There was a mother of a new baby sitting in front of me at church tonight. I know her and know that this is her first baby. Every time the baby fussed or whimpered, she knew just how to hold and shush her to contentment. While JD was elbowing me and ooing and ahhing over how sweet it all was, it made me feel really insecure. I wasn't as seemingly calm as my friend was when I was a new mother. I was clumsy and unsure and awkward. And I never dared to bring my newborn to church without my mom because I didn't have what my friend has: confidence in my mothering and the ability to meet my children's needs.
I have always compared myself to other mothers. The way they nurture, the way they comfort, the way they teach, the way they dress, I torture myself with the comparisons. And it's always the same analysis: they are different than me. Sometimes this is good, but often I feel like I don't add up. Motherhood seems so effortless for them while I struggle with finding my way with the smallest things. I lose my temper. My patience runs out. I don't know what to do half of the time. And I beat myself up over these things. While other mothers are successfully shushing their newborns to sleep in church, I'm still trying to figure out how to pack a diaper bag. With snacks and a sippy cup. Who knew toddlers would want to eat and drink every so often?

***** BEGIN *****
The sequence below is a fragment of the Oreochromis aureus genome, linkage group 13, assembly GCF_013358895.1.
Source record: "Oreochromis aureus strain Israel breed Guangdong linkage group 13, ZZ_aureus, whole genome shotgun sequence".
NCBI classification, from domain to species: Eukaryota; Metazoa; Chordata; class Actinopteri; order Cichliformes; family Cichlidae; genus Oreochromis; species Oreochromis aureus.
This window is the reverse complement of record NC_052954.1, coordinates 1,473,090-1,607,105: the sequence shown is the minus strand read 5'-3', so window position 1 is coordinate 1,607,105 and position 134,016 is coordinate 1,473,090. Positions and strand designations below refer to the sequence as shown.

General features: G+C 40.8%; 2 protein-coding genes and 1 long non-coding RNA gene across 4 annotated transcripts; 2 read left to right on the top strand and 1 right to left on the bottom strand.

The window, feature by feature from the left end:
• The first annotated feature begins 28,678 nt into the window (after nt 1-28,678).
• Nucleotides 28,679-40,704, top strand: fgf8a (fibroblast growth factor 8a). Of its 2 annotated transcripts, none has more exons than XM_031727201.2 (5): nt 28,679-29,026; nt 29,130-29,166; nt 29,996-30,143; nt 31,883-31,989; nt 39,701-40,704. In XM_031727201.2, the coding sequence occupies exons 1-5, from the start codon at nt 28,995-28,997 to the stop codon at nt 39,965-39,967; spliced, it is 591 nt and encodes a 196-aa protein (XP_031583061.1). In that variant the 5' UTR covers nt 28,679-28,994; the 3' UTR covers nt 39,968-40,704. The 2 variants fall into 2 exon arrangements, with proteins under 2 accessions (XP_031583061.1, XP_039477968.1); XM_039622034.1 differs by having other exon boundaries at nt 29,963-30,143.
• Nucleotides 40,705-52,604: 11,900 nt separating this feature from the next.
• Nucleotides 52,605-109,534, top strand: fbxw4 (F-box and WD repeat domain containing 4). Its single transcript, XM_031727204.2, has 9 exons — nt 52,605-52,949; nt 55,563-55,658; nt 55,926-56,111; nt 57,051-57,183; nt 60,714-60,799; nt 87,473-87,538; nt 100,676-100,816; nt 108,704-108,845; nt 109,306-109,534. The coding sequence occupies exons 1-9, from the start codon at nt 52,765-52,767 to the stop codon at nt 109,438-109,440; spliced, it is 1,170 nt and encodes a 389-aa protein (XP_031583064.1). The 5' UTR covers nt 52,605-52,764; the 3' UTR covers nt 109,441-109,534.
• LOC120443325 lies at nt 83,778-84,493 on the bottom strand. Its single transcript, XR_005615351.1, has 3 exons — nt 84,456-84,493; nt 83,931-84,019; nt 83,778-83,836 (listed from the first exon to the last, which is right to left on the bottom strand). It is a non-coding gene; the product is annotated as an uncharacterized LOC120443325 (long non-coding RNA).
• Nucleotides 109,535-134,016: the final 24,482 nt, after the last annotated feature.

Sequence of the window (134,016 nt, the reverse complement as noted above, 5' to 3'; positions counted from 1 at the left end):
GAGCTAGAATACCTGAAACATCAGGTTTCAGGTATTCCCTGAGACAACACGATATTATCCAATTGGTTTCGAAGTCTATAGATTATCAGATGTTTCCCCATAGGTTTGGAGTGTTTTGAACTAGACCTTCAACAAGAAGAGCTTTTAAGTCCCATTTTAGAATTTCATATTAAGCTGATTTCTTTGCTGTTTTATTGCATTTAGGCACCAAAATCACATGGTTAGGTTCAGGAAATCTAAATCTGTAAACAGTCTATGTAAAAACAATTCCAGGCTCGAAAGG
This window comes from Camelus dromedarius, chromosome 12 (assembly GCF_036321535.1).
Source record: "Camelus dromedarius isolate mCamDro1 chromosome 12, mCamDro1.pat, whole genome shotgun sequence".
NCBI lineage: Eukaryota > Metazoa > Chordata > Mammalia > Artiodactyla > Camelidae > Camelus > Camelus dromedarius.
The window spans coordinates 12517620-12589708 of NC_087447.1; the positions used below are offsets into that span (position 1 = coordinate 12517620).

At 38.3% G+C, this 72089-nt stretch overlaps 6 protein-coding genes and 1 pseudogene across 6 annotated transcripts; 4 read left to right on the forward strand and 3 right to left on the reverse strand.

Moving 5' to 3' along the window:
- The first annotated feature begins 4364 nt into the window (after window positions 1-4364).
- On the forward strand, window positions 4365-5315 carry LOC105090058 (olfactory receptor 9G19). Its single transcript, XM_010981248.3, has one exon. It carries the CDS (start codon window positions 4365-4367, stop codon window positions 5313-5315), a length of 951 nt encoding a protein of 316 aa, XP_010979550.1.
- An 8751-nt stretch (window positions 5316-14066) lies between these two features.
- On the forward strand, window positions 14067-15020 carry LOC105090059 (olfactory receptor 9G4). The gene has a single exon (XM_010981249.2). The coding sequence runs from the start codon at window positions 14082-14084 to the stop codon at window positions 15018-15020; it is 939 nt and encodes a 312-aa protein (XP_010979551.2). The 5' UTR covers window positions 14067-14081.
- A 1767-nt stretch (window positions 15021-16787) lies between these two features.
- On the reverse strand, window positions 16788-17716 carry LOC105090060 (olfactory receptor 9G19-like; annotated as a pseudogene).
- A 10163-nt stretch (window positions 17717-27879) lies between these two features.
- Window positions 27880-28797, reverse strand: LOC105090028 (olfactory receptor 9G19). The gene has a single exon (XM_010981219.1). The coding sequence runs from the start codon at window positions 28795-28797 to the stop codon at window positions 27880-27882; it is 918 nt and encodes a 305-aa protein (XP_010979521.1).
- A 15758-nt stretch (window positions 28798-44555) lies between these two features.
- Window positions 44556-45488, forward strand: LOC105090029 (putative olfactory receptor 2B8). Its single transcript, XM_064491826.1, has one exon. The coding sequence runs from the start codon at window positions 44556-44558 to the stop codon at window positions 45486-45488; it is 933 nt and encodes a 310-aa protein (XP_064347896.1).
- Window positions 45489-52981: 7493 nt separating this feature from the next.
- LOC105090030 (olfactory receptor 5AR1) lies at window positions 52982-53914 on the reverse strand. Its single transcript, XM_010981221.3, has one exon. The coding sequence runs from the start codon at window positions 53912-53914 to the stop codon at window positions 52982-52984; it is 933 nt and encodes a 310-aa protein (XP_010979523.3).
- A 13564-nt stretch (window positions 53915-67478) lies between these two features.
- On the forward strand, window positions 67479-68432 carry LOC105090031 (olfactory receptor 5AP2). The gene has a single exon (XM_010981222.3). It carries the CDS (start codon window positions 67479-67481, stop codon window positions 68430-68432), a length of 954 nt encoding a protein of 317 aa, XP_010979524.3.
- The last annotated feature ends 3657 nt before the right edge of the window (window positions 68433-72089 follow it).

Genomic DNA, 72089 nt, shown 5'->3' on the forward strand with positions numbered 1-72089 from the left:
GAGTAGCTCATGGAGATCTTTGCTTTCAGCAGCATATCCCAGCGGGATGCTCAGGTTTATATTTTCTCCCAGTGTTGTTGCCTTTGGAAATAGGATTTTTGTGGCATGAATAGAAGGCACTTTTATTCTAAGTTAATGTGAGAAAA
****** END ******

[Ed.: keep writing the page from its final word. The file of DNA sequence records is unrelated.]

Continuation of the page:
Just as I was starting to feel like a total failure as a mother, I remembered that there is no condemnation for those belonging to Christ (Romans 8:1). All of my doubts and judgments are not from above. Just to clarify, there is a difference between condemnation and conviction. Conviction comes from the Holy Spirit to rectify and restore, condemnation comes from the devil to tear down and destroy. God chose me to be Beatrice (and Penelope's) mother and He has a purpose for me in my role as their mother. I may not get everything right. I may not calm them just right in church. But I know how to kiss boo boos. And play tea party. And I know how to ask God for help.
I'm not perfect. I am a mother. A capable, loving, sometimes strong mother who doesn't always know what to do. And thankfully, my children don't compare me to others (yet). As long as I bring the snacks and sippy cups.
Lollipops = good parenting most of the time.
Photos by the talented Sara Rose Photography.